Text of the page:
And things soon get on my nerves.
I don't wake up refreshed any more
My dreams are scrambled and vague -
I'm in and out of the bathroom
And my joints all niggle and plague.
It's not much fun getting older
But neither it is to die young -
I've had a good life in the meantime -
I've danced, I've laughed and I've sung.
I'm lucky to be here a moaning
Some of us don't make the trip -
I've done lots of things to be proud of
And I've had a fair crack at the whip.
It's not much fun getting older
But I value and love every day -
It's been an amazing adventure
And a privilege to come all this way.

Go across to Minnie's.

"Go across to Minnie's",
My mother used to say.
"And make sure the change is right,
Before you come away"!
And so across the cobbles,
To Minnie's I would run,
For two Top Hats and a Mackeson,
And a Beech Nut chewing gum -
Half a dozen bags of crisps,
With the salt wrapped up and tied,
Twisted in a small blue bag,
And tucked away inside.
Friday night was special then -
The end of a working week,
And the house had plenty money,
And we all had a lot to eat.
My dad brought cockles from the pub,
And he would turn up late,
With half a dozen bags of chips,
Swaying through the gate.
We used to save the bottles,
Without the top or not -
For each we got a penny back,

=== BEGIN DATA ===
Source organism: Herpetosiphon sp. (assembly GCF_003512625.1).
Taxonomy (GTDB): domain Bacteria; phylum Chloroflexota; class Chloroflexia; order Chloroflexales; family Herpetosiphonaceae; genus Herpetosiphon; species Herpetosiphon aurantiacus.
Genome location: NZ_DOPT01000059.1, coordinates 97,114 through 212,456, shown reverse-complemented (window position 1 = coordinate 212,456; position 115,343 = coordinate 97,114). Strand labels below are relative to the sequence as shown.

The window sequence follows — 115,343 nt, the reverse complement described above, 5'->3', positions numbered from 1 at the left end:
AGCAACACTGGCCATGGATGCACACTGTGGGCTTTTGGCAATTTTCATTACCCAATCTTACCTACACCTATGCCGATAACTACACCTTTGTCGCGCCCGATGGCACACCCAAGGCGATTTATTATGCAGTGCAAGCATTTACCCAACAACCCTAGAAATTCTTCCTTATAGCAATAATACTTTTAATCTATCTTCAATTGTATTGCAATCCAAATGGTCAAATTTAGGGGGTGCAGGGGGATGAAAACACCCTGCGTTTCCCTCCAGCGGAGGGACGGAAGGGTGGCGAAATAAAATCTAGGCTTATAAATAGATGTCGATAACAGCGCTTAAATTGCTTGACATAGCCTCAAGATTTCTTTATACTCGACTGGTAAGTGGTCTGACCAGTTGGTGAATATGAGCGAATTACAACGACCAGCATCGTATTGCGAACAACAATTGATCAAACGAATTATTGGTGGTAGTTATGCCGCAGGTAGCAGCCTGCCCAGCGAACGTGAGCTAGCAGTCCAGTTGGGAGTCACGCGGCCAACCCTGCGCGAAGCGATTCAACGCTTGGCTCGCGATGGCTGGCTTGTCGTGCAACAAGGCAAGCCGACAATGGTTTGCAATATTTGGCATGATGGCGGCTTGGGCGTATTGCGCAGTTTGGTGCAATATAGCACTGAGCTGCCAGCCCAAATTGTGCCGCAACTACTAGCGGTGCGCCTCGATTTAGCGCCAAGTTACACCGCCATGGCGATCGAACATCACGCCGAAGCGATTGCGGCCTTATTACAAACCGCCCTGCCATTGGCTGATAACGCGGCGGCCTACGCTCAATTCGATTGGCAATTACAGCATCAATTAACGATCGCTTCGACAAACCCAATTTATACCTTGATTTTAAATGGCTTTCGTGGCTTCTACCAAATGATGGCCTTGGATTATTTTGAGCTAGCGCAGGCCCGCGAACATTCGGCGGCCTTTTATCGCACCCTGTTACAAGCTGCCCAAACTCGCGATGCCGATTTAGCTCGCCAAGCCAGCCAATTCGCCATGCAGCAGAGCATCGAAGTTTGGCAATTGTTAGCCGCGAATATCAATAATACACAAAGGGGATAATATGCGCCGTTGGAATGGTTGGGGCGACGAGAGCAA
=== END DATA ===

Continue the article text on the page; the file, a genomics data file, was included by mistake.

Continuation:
Across at Minnie's shop,
Which bought a Penny Arrow,
Or two Halfpenny Chicks,
And four would buy a Lion Bar,
Or a bag of Winter Nips.
The best part of the week it was,
With a telly - black and white -
There we'd sit together,
Upon a Friday night,
Glued to The Ponderosa,
With a Twisted Barley Stick,
Trying to Double Your Money,
Or watching Take Your Pick,
And I would run to Minnie's shop,
Across the cobble stones,
When my man ran out of Mackeson,
Or just to stretch my bones,
But I would sure get back in time,
And not miss Mister Ed,
With a tall bottle of Sterry,
And a thick-sliced loaf of bread.
Yes, Friday night was heaven,
And we made the best of it,
With Dandelion and Burdock,
And a box of Imps or Tics -
Twizzles, Blackjacks, Opal Fruits,
Or a Turkish Delight,
All in front of the telly,
Upon a Friday night.

Go to Carter's.

"Go to Carters on Ince Bar -
Take plenty off the top
Or else I'll get the clippers out
And you'll get a basin crop"
That's what my father used to say
When he had cash to spare -
He sent me to Ken Carter
And let him cut my hair.
The shop was near the bus stop
And faced an advert board
Between a bank and toffee shop
And set back off the road.
I always dreaded going there
But the option was severe -
A blunt old pair of clippers
That plugged and cut my ear.
He'd sit me in a chair outside
And make me ouch and scream -
Plead and beg for mercy
And make a dreadful scene.
So sitting in Ken Carters
Was the devil that I knew,
Apart from getting bored to death
Waiting in the queue.
Proper hair sore I was then
But the old man didn't care -
All he saw was a problem
And a great big mop of hair.
He'd just get the clippers out
And wildly press and squeeze
And make me wince and grimace
And treble at the knees.
Starting at the back and neck
And up towards the ears -
By the time he'd finished,
I'd be close to tears.
So Ken Carter's was a sinch
Once I was sitting there,
I didn't move or budge an inch,
While he cut my hair,
And every time I got back home,
My dad was sure to say -
"He's not took enough off!
But it's better any way".

God Does Not Throw Dice.

"God does not throw dice" said he -
Albert Einstein
But it didn't stop us from throwing them
In Ince at Christmas time